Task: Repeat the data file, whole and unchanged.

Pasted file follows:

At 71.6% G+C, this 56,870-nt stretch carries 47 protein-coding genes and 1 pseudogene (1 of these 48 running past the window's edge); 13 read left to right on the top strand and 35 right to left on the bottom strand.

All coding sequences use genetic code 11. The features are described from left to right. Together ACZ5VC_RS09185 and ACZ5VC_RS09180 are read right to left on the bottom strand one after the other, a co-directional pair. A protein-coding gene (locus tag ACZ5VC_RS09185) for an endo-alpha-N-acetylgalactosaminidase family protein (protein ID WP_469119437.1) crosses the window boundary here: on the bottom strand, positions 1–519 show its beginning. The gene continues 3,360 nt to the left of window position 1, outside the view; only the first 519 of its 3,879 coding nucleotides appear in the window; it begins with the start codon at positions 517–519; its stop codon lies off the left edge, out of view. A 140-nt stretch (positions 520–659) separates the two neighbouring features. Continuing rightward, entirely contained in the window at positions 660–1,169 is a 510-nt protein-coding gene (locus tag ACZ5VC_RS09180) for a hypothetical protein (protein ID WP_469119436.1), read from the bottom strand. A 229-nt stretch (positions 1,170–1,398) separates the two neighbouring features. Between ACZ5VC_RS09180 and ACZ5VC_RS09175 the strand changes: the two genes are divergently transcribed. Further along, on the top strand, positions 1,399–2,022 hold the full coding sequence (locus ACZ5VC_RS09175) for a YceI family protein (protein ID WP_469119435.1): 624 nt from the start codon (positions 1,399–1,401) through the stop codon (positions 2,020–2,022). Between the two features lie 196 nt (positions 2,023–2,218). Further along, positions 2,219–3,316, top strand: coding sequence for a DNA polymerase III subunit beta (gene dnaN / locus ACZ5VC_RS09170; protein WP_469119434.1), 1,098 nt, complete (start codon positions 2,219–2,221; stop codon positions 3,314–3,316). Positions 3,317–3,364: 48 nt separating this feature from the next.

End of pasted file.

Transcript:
At 71.6% G+C, this 56,870-nt stretch carries 47 protein-coding genes and 1 pseudogene (1 of these 48 running past the window's edge); 13 read left to right on the top strand and 35 right to left on the bottom strand.

All coding sequences use genetic code 11. The features are described from left to right. Together ACZ5VC_RS09185 and ACZ5VC_RS09180 are read right to left on the bottom strand one after the other, a co-directional pair. A protein-coding gene (locus tag ACZ5VC_RS09185) for an endo-alpha-N-acetylgalactosaminidase family protein (protein ID WP_469119437.1) crosses the window boundary here: on the bottom strand, positions 1–519 show its beginning. The gene continues 3,360 nt to the left of window position 1, outside the view; only the first 519 of its 3,879 coding nucleotides appear in the window; it begins with the start codon at positions 517–519; its stop codon lies off the left edge, out of view. A 140-nt stretch (positions 520–659) separates the two neighbouring features. Continuing rightward, entirely contained in the window at positions 660–1,169 is a 510-nt protein-coding gene (locus tag ACZ5VC_RS09180) for a hypothetical protein (protein ID WP_469119436.1), read from the bottom strand. A 229-nt stretch (positions 1,170–1,398) separates the two neighbouring features. Between ACZ5VC_RS09180 and ACZ5VC_RS09175 the strand changes: the two genes are divergently transcribed. Further along, on the top strand, positions 1,399–2,022 hold the full coding sequence (locus ACZ5VC_RS09175) for a YceI family protein (protein ID WP_469119435.1): 624 nt from the start codon (positions 1,399–1,401) through the stop codon (positions 2,020–2,022). Between the two features lie 196 nt (positions 2,023–2,218). Further along, positions 2,219–3,316, top strand: coding sequence for a DNA polymerase III subunit beta (gene dnaN / locus ACZ5VC_RS09170; protein WP_469119434.1), 1,098 nt, complete (start codon positions 2,219–2,221; stop codon positions 3,314–3,316). Positions 3,317–3,364: 48 nt separating this feature from the next.